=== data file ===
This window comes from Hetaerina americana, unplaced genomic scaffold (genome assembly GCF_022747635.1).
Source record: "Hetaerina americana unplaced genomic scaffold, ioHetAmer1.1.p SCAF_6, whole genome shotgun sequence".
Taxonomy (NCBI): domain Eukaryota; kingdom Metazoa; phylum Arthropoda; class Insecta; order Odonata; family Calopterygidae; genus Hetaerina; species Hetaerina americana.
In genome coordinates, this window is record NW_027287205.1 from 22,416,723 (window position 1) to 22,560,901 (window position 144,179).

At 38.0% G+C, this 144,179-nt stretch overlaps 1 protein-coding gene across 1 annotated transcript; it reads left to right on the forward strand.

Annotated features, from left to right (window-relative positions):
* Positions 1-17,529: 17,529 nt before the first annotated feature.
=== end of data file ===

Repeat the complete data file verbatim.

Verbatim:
This window comes from Hetaerina americana, unplaced genomic scaffold (genome assembly GCF_022747635.1).
Source record: "Hetaerina americana unplaced genomic scaffold, ioHetAmer1.1.p SCAF_6, whole genome shotgun sequence".
Taxonomy (NCBI): domain Eukaryota; kingdom Metazoa; phylum Arthropoda; class Insecta; order Odonata; family Calopterygidae; genus Hetaerina; species Hetaerina americana.
In genome coordinates, this window is record NW_027287205.1 from 22,416,723 (window position 1) to 22,560,901 (window position 144,179).

At 38.0% G+C, this 144,179-nt stretch overlaps 1 protein-coding gene across 1 annotated transcript; it reads left to right on the forward strand.

Annotated features, from left to right (window-relative positions):
* Positions 1-17,529: 17,529 nt before the first annotated feature.